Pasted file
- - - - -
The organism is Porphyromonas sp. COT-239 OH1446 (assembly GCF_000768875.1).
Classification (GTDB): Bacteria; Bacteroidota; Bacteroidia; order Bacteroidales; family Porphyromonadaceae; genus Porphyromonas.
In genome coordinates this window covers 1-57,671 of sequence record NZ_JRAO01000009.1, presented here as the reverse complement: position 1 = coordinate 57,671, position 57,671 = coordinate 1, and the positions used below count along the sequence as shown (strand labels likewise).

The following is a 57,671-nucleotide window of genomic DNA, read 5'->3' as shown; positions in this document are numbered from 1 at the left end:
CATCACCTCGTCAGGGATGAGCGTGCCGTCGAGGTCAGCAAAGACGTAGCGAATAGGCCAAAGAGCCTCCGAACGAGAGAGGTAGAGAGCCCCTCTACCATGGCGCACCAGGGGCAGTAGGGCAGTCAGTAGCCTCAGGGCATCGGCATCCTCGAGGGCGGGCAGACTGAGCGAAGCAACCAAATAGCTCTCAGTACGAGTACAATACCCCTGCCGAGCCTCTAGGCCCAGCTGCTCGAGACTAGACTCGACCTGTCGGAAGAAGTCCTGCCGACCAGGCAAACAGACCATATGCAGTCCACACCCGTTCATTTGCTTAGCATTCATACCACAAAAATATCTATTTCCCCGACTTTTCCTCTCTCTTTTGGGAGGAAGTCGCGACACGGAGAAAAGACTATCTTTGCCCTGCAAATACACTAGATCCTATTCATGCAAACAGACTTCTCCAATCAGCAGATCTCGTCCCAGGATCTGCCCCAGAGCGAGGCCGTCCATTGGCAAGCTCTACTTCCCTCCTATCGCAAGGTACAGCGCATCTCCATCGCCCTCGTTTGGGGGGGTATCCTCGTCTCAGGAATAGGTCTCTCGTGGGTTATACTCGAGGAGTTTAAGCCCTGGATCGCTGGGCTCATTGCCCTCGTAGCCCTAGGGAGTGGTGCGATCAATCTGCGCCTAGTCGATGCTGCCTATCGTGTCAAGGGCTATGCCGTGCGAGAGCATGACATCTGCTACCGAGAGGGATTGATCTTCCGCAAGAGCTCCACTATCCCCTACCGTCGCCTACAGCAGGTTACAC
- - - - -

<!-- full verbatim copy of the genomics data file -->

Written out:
The organism is Porphyromonas sp. COT-239 OH1446 (assembly GCF_000768875.1).
Classification (GTDB): Bacteria; Bacteroidota; Bacteroidia; order Bacteroidales; family Porphyromonadaceae; genus Porphyromonas.
In genome coordinates this window covers 1-57,671 of sequence record NZ_JRAO01000009.1, presented here as the reverse complement: position 1 = coordinate 57,671, position 57,671 = coordinate 1, and the positions used below count along the sequence as shown (strand labels likewise).

The following is a 57,671-nucleotide window of genomic DNA, read 5'->3' as shown; positions in this document are numbered from 1 at the left end:
CATCACCTCGTCAGGGATGAGCGTGCCGTCGAGGTCAGCAAAGACGTAGCGAATAGGCCAAAGAGCCTCCGAACGAGAGAGGTAGAGAGCCCCTCTACCATGGCGCACCAGGGGCAGTAGGGCAGTCAGTAGCCTCAGGGCATCGGCATCCTCGAGGGCGGGCAGACTGAGCGAAGCAACCAAATAGCTCTCAGTACGAGTACAATACCCCTGCCGAGCCTCTAGGCCCAGCTGCTCGAGACTAGACTCGACCTGTCGGAAGAAGTCCTGCCGACCAGGCAAACAGACCATATGCAGTCCACACCCGTTCATTTGCTTAGCATTCATACCACAAAAATATCTATTTCCCCGACTTTTCCTCTCTCTTTTGGGAGGAAGTCGCGACACGGAGAAAAGACTATCTTTGCCCTGCAAATACACTAGATCCTATTCATGCAAACAGACTTCTCCAATCAGCAGATCTCGTCCCAGGATCTGCCCCAGAGCGAGGCCGTCCATTGGCAAGCTCTACTTCCCTCCTATCGCAAGGTACAGCGCATCTCCATCGCCCTCGTTTGGGGGGGTATCCTCGTCTCAGGAATAGGTCTCTCGTGGGTTATACTCGAGGAGTTTAAGCCCTGGATCGCTGGGCTCATTGCCCTCGTAGCCCTAGGGAGTGGTGCGATCAATCTGCGCCTAGTCGATGCTGCCTATCGTGTCAAGGGCTATGCCGTGCGAGAGCATGACATCTGCTACCGAGAGGGATTGATCTTCCGCAAGAGCTCCACTATCCCCTACCGTCGCCTACAGCAGGTTACAC